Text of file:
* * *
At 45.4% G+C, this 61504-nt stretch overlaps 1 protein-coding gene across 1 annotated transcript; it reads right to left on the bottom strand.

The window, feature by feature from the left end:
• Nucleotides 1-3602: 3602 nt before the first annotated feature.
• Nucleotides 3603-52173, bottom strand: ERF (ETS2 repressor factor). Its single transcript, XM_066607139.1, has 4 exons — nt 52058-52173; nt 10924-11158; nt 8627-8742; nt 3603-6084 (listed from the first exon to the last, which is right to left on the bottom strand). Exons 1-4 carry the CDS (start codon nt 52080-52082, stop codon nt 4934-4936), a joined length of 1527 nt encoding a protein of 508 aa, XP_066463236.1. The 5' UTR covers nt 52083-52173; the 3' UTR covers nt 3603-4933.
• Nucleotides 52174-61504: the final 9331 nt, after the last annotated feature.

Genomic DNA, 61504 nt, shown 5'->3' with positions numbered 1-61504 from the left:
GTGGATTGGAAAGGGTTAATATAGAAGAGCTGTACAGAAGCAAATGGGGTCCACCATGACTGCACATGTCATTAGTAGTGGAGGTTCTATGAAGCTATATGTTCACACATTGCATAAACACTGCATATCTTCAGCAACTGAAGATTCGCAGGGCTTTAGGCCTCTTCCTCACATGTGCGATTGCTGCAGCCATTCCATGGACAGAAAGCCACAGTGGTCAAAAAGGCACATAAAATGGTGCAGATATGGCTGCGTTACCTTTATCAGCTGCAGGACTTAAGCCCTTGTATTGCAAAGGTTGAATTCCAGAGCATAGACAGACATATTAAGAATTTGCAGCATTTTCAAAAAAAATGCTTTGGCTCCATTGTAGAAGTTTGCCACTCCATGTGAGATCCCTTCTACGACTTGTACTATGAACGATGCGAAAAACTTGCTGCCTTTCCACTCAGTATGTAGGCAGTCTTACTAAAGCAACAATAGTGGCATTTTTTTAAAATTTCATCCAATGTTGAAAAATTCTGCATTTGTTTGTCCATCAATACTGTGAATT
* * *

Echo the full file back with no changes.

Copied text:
At 45.4% G+C, this 61504-nt stretch overlaps 1 protein-coding gene across 1 annotated transcript; it reads right to left on the bottom strand.

The window, feature by feature from the left end:
• Nucleotides 1-3602: 3602 nt before the first annotated feature.
• Nucleotides 3603-52173, bottom strand: ERF (ETS2 repressor factor). Its single transcript, XM_066607139.1, has 4 exons — nt 52058-52173; nt 10924-11158; nt 8627-8742; nt 3603-6084 (listed from the first exon to the last, which is right to left on the bottom strand). Exons 1-4 carry the CDS (start codon nt 52080-52082, stop codon nt 4934-4936), a joined length of 1527 nt encoding a protein of 508 aa, XP_066463236.1. The 5' UTR covers nt 52083-52173; the 3' UTR covers nt 3603-4933.
• Nucleotides 52174-61504: the final 9331 nt, after the last annotated feature.

Genomic DNA, 61504 nt, shown 5'->3' with positions numbered 1-61504 from the left:
GTGGATTGGAAAGGGTTAATATAGAAGAGCTGTACAGAAGCAAATGGGGTCCACCATGACTGCACATGTCATTAGTAGTGGAGGTTCTATGAAGCTATATGTTCACACATTGCATAAACACTGCATATCTTCAGCAACTGAAGATTCGCAGGGCTTTAGGCCTCTTCCTCACATGTGCGATTGCTGCAGCCATTCCATGGACAGAAAGCCACAGTGGTCAAAAAGGCACATAAAATGGTGCAGATATGGCTGCGTTACCTTTATCAGCTGCAGGACTTAAGCCCTTGTATTGCAAAGGTTGAATTCCAGAGCATAGACAGACATATTAAGAATTTGCAGCATTTTCAAAAAAAATGCTTTGGCTCCATTGTAGAAGTTTGCCACTCCATGTGAGATCCCTTCTACGACTTGTACTATGAACGATGCGAAAAACTTGCTGCCTTTCCACTCAGTATGTAGGCAGTCTTACTAAAGCAACAATAGTGGCATTTTTTTAAAATTTCATCCAATGTTGAAAAATTCTGCATTTGTTTGTCCATCAATACTGTGAATT